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Adding route to other network using Windows "route" command

Hello all,

My windows machine is on 192.168.1.X network. There's another machine installed two network cards and each one is connected to two different networks. For ex the eth0 is on the same network where my first windows machine is (192.168.1.X). The eth1 is connected to 14.1.1.X network.

Now i used the following command on my first windows machine.

route add mask

Here the is the machine installed with two nics and have access to both the networks.

When I execute the above said command, i get the following error.

"The route addition failed: Either the interface index is wrong or the gateway does
not lie on the same network as the interface. Check the IP Address Table for
the machine."

Can some one help here..? Thanks in advance.
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2 Solutions
Can you post a route print from the windows machine you are trying to add the route to?
shanrajAuthor Commented:
Ok. Let me try to explain in detail. Please find attached the image which can give you an view about my network.

System A installed with two NICs is connected with network A and network B. System A installed with one NIC and connected with network C. Network B and Network C are connected using the route shown.

Assume that actually there are several networks between Network B and Network C. Now from the system B, I'm trying to access the system C. I enabled port forwarding in System A. I used the following command to add route to the System C from System B.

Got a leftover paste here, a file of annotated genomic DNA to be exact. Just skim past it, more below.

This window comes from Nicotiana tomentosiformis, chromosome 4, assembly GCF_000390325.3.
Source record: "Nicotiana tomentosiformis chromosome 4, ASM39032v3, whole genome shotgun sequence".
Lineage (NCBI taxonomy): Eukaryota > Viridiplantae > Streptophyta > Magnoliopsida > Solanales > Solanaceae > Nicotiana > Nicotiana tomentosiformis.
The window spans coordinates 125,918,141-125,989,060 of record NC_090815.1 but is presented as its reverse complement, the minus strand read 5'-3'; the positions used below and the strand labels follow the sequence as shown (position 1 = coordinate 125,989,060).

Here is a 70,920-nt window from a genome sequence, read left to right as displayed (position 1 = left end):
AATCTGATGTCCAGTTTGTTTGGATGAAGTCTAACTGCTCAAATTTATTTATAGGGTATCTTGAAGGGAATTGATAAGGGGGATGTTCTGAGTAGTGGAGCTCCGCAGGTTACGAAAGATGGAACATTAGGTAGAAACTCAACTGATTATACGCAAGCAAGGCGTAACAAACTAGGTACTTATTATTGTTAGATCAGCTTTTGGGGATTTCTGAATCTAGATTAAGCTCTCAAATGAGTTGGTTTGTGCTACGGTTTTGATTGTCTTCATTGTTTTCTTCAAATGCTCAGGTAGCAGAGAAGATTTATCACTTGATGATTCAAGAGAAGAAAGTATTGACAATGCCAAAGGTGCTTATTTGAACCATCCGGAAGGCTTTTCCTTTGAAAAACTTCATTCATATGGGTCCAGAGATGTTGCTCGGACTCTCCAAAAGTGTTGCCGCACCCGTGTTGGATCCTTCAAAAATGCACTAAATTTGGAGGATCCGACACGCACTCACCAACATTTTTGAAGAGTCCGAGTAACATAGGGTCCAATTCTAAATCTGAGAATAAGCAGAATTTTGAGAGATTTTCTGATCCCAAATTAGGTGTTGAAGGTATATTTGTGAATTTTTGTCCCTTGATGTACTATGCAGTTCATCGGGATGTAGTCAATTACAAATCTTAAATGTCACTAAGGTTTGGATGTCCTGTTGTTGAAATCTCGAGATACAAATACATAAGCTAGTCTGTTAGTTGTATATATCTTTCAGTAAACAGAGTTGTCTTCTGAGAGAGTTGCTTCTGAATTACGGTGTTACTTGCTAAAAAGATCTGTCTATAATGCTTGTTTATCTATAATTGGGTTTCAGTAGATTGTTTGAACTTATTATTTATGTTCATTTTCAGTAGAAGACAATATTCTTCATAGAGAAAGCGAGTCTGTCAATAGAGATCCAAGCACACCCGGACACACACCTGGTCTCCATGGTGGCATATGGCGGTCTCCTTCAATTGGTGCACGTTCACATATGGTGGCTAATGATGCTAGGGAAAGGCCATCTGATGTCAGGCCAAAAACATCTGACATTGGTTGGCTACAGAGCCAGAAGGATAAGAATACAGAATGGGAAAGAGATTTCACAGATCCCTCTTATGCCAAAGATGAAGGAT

route add mask

I get the following error.

"The route addition failed: Either the interface index is wrong or the gateway does not lie on the same network as the interface. Check the IP Address Table for the machine."

If i execute the same command in a system which is connected with network B there's no error and I could able to access all the system connected in network A.

Is it a problem with route command..? or am i missing something...?

Please help.
Your route statement on System B should be:

route add mask 172.168.1.x  <--the router 172.168.1.x IP

or it should have a default gateway of the 172.168.1.x router IP.

The next hop in the route statement needs to be local to the hosts subnet.

System C should either have a default gateway of or needs a route to via

System A should have a default gateway of the 192.168.1.x router IP or if not a route to the subnet via the 192.168.1.x router IP.

Lastly, the "router" needs a route to via
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shanrajAuthor Commented:
Thanks JFrederick29,

Looks like i'm trying to do something which is not possible with route command..  I don't have control over the router shown in the diagram. As an example I have shown only one router there. In fact there are so many networks present in between network B and Network C.

The goal is to access the applications running in System C from System B. Is there any other way other than route command..? Like installing a proxy server in System A to forward the requests to System C. Will it work..?

If you have no control of the router and you can't put a route on it for the C network, you could NAT System C to a B network IP on System A (if capable of running RRAS for example).  The router wouldn't need to route or know about the C network.
Your problem is simple.

Your first machine only have one ethernet card in the subnet 192.168.1.X then it only can 'see' machines in this subnet (ip's like 192.168.1.X) if it wish reach an ip out this subnet the only way is using this unique default gateway ( As you can reach directly the subnet 14.1.1.X (from your first machine) you can't define a route (especific route). The only thing that you can do is declare a default (generic/unique) gateway.

You can route when you have choices (more than 1 card). In your 2nd machine you can define routes.
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